Reactive thrombocytosis might contribute to chemotherapy-related thrombophilia in patients with lung cancer.

Thrombotic risk is increased in patients with cancer and further potentiated by chemotherapy. We assessed whether early hemostatic alterations could represent a risk factor for thrombosis in patients undergoing chemotherapy for lung cancer.
Forty-nine patients receiving chemotherapy for unresectable, locally advanced, or metastatic lung cancer were included. Blood cell count, prothrombin time, partial thromboplastin time, fibrinogen, antithrombin, D-dimers, protein C, protein S, homocysteine, folates, vitamin B12, and activated protein-C resistance were measured at day 0, +7, +15, and +21 of the first chemotherapy cycle. Factor V Leiden and FII G20210A mutations were assessed. Follow-up of patients was prospectively performed for thrombosis during all chemotherapy treatment. Factor V Leiden and FII G20210A frequency were the same as in controls.
Average basal levels of prothrombin time, partial thromboplastin time, antithrombin, protein C, protein S, folates, vitamin B12, and activated protein-C resistance were normal and remained stable during chemotherapy. Homocysteine, D-dimers, and fibrinogen basal levels were high but remained constant after chemotherapy. An average reduction in platelet count was recorded at day +14 in all patients after a striking increase (5.2-fold) at day +21 in the group of patients treated with gemcitabine (P < 0.001). Four thrombotic events were recorded. In all cases, thrombosis occurred within 10 days of the second or the following chemotherapy cycle with gemcitabine and cisplatin. One patient had Factor V Leiden heterozygous disease.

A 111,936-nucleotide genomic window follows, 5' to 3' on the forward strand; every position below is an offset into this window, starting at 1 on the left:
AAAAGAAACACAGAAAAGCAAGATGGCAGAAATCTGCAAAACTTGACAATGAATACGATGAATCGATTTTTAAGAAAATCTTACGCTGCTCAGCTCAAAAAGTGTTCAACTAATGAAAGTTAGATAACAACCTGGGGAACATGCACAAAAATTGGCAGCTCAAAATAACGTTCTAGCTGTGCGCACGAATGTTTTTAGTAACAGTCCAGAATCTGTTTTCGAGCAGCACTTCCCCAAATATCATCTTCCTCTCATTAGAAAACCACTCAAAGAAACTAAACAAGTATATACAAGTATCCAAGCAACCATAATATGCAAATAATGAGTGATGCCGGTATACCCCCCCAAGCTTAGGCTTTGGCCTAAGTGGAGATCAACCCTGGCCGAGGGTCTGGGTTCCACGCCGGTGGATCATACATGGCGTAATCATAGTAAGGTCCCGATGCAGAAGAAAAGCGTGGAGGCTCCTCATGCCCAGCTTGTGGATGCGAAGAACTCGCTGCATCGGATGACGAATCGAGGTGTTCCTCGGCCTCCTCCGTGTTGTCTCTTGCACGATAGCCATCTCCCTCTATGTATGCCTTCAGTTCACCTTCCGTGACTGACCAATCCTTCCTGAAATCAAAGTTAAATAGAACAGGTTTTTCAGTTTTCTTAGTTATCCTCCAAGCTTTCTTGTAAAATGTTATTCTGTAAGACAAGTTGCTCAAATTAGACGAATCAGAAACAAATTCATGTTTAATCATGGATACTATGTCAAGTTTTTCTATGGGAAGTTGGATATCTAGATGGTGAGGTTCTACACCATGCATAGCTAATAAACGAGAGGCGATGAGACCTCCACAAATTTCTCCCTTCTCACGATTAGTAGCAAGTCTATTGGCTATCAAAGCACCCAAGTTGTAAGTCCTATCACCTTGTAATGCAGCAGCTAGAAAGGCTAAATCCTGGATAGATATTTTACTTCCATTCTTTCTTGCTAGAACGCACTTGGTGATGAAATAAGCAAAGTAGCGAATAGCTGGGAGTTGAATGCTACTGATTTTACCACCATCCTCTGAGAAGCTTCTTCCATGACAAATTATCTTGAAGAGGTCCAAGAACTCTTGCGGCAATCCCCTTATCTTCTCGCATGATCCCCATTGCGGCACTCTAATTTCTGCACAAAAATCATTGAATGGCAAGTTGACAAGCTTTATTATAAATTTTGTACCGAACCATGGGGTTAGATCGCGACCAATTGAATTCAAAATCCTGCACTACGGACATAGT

Our findings exclude alterations of coagulation inhibitors or activation of disseminated intravascular coagulopathy/fibrinolysis as factors that induce chemotherapy-related thrombosis in lung cancer. The temporal relationship between thrombocytosis at the time of chemotherapy administration and the clinical onset of thrombotic events suggests that thrombocytosis plays a role in triggering thrombotic complications.
AuthorsGabriella Zecchina, Paolo Ghio, Sandra Bosio, Marta Cravino, Clara Camaschella, Giorgio V Scagliotti
JournalClinical lung cancer (Clin Lung Cancer) Vol. 8 Issue 4 Pg. 264-7 (Jan 2007) ISSN: 1525-7304 [Print] United States
PMID17311691 (Publication Type: Journal Article)
Chemical References
  • Antineoplastic Agents
  • Adult
  • Aged
  • Antineoplastic Agents (adverse effects)
  • Female
  • Humans
  • Lung Neoplasms (blood, drug therapy)
  • Male
  • Middle Aged
  • Platelet Count
  • Thrombocytosis (complications)
  • Thrombophilia (chemically induced)
  • Thrombosis (chemically induced)

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